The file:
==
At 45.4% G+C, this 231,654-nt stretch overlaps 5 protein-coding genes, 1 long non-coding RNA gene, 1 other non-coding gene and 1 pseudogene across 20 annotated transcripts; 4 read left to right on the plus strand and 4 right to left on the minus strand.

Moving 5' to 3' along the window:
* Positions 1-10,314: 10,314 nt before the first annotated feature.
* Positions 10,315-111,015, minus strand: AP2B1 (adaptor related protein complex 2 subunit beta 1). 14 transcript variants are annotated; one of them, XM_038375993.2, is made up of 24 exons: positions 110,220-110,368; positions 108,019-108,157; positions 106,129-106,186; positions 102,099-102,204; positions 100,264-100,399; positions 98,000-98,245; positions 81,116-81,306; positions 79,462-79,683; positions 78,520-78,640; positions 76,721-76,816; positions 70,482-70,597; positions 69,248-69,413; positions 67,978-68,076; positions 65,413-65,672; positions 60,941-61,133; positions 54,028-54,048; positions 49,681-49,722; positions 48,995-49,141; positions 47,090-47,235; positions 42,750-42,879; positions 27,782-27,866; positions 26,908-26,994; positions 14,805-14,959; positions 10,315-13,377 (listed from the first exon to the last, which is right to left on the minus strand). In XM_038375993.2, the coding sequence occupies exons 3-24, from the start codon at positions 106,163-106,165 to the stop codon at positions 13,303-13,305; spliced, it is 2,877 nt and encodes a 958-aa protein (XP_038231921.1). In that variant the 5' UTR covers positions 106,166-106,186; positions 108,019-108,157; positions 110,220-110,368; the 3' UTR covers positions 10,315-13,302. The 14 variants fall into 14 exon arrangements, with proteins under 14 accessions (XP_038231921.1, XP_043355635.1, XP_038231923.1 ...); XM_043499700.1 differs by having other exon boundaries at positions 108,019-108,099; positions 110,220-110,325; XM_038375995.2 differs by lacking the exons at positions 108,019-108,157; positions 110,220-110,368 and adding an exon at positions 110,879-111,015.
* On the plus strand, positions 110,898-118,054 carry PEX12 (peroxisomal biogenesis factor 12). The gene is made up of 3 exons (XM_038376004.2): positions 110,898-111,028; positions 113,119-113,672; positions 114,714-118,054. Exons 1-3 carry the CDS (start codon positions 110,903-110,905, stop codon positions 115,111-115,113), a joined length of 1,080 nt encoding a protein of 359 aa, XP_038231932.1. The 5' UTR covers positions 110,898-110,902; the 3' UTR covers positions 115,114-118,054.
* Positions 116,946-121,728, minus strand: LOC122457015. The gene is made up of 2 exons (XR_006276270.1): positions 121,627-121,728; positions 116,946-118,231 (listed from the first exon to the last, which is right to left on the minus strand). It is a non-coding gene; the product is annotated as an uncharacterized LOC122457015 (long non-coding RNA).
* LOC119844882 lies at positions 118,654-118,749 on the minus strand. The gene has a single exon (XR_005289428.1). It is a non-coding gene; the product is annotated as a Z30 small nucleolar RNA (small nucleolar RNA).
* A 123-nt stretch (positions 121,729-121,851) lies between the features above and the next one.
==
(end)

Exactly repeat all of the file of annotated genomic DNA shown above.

At 45.4% G+C, this 231,654-nt stretch overlaps 5 protein-coding genes, 1 long non-coding RNA gene, 1 other non-coding gene and 1 pseudogene across 20 annotated transcripts; 4 read left to right on the plus strand and 4 right to left on the minus strand.

Moving 5' to 3' along the window:
* Positions 1-10,314: 10,314 nt before the first annotated feature.
* Positions 10,315-111,015, minus strand: AP2B1 (adaptor related protein complex 2 subunit beta 1). 14 transcript variants are annotated; one of them, XM_038375993.2, is made up of 24 exons: positions 110,220-110,368; positions 108,019-108,157; positions 106,129-106,186; positions 102,099-102,204; positions 100,264-100,399; positions 98,000-98,245; positions 81,116-81,306; positions 79,462-79,683; positions 78,520-78,640; positions 76,721-76,816; positions 70,482-70,597; positions 69,248-69,413; positions 67,978-68,076; positions 65,413-65,672; positions 60,941-61,133; positions 54,028-54,048; positions 49,681-49,722; positions 48,995-49,141; positions 47,090-47,235; positions 42,750-42,879; positions 27,782-27,866; positions 26,908-26,994; positions 14,805-14,959; positions 10,315-13,377 (listed from the first exon to the last, which is right to left on the minus strand). In XM_038375993.2, the coding sequence occupies exons 3-24, from the start codon at positions 106,163-106,165 to the stop codon at positions 13,303-13,305; spliced, it is 2,877 nt and encodes a 958-aa protein (XP_038231921.1). In that variant the 5' UTR covers positions 106,166-106,186; positions 108,019-108,157; positions 110,220-110,368; the 3' UTR covers positions 10,315-13,302. The 14 variants fall into 14 exon arrangements, with proteins under 14 accessions (XP_038231921.1, XP_043355635.1, XP_038231923.1 ...); XM_043499700.1 differs by having other exon boundaries at positions 108,019-108,099; positions 110,220-110,325; XM_038375995.2 differs by lacking the exons at positions 108,019-108,157; positions 110,220-110,368 and adding an exon at positions 110,879-111,015.
* On the plus strand, positions 110,898-118,054 carry PEX12 (peroxisomal biogenesis factor 12). The gene is made up of 3 exons (XM_038376004.2): positions 110,898-111,028; positions 113,119-113,672; positions 114,714-118,054. Exons 1-3 carry the CDS (start codon positions 110,903-110,905, stop codon positions 115,111-115,113), a joined length of 1,080 nt encoding a protein of 359 aa, XP_038231932.1. The 5' UTR covers positions 110,898-110,902; the 3' UTR covers positions 115,114-118,054.
* Positions 116,946-121,728, minus strand: LOC122457015. The gene is made up of 2 exons (XR_006276270.1): positions 121,627-121,728; positions 116,946-118,231 (listed from the first exon to the last, which is right to left on the minus strand). It is a non-coding gene; the product is annotated as an uncharacterized LOC122457015 (long non-coding RNA).
* LOC119844882 lies at positions 118,654-118,749 on the minus strand. The gene has a single exon (XR_005289428.1). It is a non-coding gene; the product is annotated as a Z30 small nucleolar RNA (small nucleolar RNA).
* A 123-nt stretch (positions 121,729-121,851) lies between the features above and the next one.